Consequences of rapid commercialization of the wellness industry

So far so good. Taken at face value, a popular emphasis on wellness – holistic health, rather than just physical health, is a good thing; rather, need of the hour. Unfortunately, there is now a distorted version of wellness because of the commercialization of it by opportunistic marketers, in an effort to capture new customers and make more money. The increasing competition has led to glamourization of the wellness industry, because of which a whole range of products, from apparels to tracking gadgets to health-foods are entering the market every day.

The mainstream success of juice bars to detox your body, considering that your liver doesn’t need help, athleisure (a trend in fashion in which clothing designed for workouts and other athletic activities is worn in other settings such as the workplace or at other casual or social occasions) leggings, beauty and anti-aging products, sleek-meditation studios, wellness vacations at fancy wellness resorts have given rise to new ways to sell wellness.

Examples of glamourization of wellness industry - tracking gadgets, juice bars, anti-ageing products, sleek meditation studios and fancy wellness resorts.
Examples of glamourization of wellness industry.

Segments of the Wellness industry

To better appreciate how market forces are driving wellness, look at how the major segments of the global wellness industry have grown over time. The figures given below are for the year 2015, and the data is in billion US dollars:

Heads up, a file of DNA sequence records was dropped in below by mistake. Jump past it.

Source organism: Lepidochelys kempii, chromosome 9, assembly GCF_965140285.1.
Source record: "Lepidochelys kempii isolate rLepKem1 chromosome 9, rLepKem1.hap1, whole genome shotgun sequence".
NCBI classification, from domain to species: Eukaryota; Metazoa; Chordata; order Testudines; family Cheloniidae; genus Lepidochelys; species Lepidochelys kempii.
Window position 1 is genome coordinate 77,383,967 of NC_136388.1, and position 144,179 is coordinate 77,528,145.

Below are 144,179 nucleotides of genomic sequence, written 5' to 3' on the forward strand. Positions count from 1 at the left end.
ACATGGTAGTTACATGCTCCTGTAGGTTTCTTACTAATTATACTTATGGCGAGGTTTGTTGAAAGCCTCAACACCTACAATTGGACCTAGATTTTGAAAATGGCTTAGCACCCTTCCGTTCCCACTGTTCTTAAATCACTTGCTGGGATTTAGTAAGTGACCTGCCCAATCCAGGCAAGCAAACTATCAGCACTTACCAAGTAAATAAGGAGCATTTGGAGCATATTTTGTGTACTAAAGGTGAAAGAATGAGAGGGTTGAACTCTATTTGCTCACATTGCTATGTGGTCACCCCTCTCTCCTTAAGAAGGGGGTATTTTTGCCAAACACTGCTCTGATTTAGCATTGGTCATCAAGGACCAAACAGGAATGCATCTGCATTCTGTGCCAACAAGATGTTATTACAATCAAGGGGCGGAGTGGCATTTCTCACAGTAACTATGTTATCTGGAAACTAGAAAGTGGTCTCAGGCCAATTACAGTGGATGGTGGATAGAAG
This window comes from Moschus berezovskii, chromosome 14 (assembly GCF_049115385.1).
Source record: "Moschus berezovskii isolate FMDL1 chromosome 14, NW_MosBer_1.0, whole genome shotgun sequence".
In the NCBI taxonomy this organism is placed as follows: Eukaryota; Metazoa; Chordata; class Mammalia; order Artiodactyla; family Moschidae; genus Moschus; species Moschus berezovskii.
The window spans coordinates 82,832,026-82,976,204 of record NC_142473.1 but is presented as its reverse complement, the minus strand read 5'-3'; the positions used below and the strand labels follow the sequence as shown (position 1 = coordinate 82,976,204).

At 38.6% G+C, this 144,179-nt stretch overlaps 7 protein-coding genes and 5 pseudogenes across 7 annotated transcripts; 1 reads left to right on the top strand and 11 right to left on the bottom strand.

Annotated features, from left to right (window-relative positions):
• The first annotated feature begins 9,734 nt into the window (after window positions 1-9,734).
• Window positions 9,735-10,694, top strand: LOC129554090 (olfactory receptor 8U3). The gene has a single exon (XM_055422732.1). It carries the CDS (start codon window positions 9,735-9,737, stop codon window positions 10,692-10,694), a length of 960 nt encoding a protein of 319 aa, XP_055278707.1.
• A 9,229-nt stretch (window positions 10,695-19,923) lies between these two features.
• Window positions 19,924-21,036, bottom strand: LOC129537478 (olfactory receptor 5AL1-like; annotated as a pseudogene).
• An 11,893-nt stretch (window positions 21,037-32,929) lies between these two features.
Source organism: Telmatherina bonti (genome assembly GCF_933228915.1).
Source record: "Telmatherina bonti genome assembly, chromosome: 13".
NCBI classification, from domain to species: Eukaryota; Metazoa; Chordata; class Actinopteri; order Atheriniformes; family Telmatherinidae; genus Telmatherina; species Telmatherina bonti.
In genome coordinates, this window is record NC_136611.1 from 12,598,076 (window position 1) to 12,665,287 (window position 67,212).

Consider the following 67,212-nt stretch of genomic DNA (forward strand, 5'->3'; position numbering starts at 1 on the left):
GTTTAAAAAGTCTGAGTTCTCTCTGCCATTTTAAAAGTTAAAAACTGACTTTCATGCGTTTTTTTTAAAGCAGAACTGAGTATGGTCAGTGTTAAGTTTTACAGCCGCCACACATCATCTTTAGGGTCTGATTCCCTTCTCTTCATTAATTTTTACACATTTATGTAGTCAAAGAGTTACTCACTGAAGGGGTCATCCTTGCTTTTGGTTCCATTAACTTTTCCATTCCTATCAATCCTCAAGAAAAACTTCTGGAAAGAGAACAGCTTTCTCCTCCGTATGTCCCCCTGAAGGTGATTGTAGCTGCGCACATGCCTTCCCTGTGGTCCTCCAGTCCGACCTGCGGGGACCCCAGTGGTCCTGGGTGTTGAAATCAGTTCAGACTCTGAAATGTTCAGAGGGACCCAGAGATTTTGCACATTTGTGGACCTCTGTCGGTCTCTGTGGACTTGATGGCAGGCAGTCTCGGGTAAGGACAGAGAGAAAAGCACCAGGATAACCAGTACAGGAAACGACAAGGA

1. Beauty and anti-ageing – 999
  2. Healthy eating, nutrition, and weight loss – 648
  3. Wellness tourism – 563
  4. Fitness and mind-body – 542
  5. Preventive and personalized medicine and public health – 534
  6. Complementary and alternative medicine – 199
  7. Wellness lifestyle real estate – 119
  8. Spa industry – 99
  9. Thermal/Mineral Springs – 51
  10. Workplace wellness – 43

Conclusion

Wellness industry segments such as beauty and anti-ageing, wellness tourism, wellness lifestyle real estate, spa industry, thermal/mineral springs etc., combined together, account for major market share. This indicates how market forces have encouraged ‘fleeting fancy’ rather than ‘lasting change’. While most of it may not cause you any harm, but probably, it won’t help you either. In contrast, lasting change is the primary aim of a holistic health or wellness program.

Another fallout of commercialization of wellness is that it has created a market largely for the affluent. There are minimal wellness amenities/services accessible to the lower-income group. This group often needs this care more, as we will see in a subsequent post on the prevalence of lifestyle diseases. It cannot be stressed enough that population health cannot be effective if only applied to the wealthy.